“Religious freedom” lessons for Georgia from N.C. governor’s race

North Carolina Gov. Pat McCrory, who supported the so-called “bathroom bill” considered discriminatory to transgender people, appears to have lost his re-election bid.

The razor-thin margin of victory for Roy Cooper, a Democrat, offers a cautionary tale for Georgia politicians who are likely to again push the General Assembly to embrace “religious liberty” legislation which would curtail the rights of the lesbian, gay and transgender communities.

Less than 4,500 votes separates Cooper, the state’s attorney general, from McCrory. The contest could ultimately hinge on provisional ballots, or questionable votes, expected to be tallied later this month.

McCrory vowed to scour every ballot. Cooper, meanwhile, declared victory.

While Hurricane Matthew, a police shooting in Charlotte and the state’s overall economy played prominent roles in the campaign, the bathroom bill served as something of a referendum on McCrory’s candidacy.

The legislation, HB2, signed by McCrory in March overturned a Charlotte ordinance that extended anti-discrimination protections to the LGBT community. The law prevented local governments from passing ordinances allowing transgender people to use the bathroom of their choice.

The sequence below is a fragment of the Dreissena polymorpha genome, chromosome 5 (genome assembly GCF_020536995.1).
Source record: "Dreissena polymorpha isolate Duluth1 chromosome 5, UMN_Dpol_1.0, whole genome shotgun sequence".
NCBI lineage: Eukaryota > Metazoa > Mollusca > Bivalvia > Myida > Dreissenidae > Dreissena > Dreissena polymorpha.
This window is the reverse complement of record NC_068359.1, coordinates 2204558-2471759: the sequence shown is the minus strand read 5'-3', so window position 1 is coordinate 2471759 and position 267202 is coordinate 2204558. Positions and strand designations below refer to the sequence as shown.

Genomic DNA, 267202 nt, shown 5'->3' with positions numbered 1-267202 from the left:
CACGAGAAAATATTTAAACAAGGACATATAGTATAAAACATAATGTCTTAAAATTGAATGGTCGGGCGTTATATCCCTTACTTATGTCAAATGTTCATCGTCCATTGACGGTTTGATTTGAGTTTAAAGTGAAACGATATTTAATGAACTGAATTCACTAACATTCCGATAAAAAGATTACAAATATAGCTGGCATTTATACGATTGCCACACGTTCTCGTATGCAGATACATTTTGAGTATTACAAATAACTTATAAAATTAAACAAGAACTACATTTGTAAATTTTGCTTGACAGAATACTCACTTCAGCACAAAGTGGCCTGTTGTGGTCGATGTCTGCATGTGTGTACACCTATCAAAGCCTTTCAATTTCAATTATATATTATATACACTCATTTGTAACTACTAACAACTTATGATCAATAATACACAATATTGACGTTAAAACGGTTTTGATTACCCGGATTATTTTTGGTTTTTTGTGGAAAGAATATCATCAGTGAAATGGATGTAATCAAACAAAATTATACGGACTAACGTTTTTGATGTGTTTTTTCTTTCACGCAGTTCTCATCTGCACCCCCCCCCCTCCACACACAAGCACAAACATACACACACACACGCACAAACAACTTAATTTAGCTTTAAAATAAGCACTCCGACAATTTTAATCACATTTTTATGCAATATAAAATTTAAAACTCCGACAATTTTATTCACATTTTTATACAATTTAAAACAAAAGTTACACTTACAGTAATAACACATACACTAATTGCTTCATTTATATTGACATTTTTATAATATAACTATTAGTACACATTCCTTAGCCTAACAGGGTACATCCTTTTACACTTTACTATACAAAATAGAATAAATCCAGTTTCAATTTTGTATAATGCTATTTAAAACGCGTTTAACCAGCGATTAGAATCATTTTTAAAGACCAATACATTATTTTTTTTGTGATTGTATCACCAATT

National outrage quickly ensued. The NCAA and the Atlantic Coast Conference pulled championship games from the state in protest. Concerts were canceled and business expansions scrapped, including one that would have brought 400 jobs to Charlotte. An estimated $500 million in business was lost.

Georgia Gov. Nathan Deal, under pressure from the state’s business community, vetoed a so-called “religious liberty” bill in March widely viewed as discriminatory to gays and lesbians. GOP officials in Georgia have said they’re likely to resurrect the legislation in the next legislative session that begins in January.

McCrory’s apparent defeat proved even more stinging given that Donald Trump won North Carolina and U.S. Sen. Richard Burr, a Republican, also won re-election.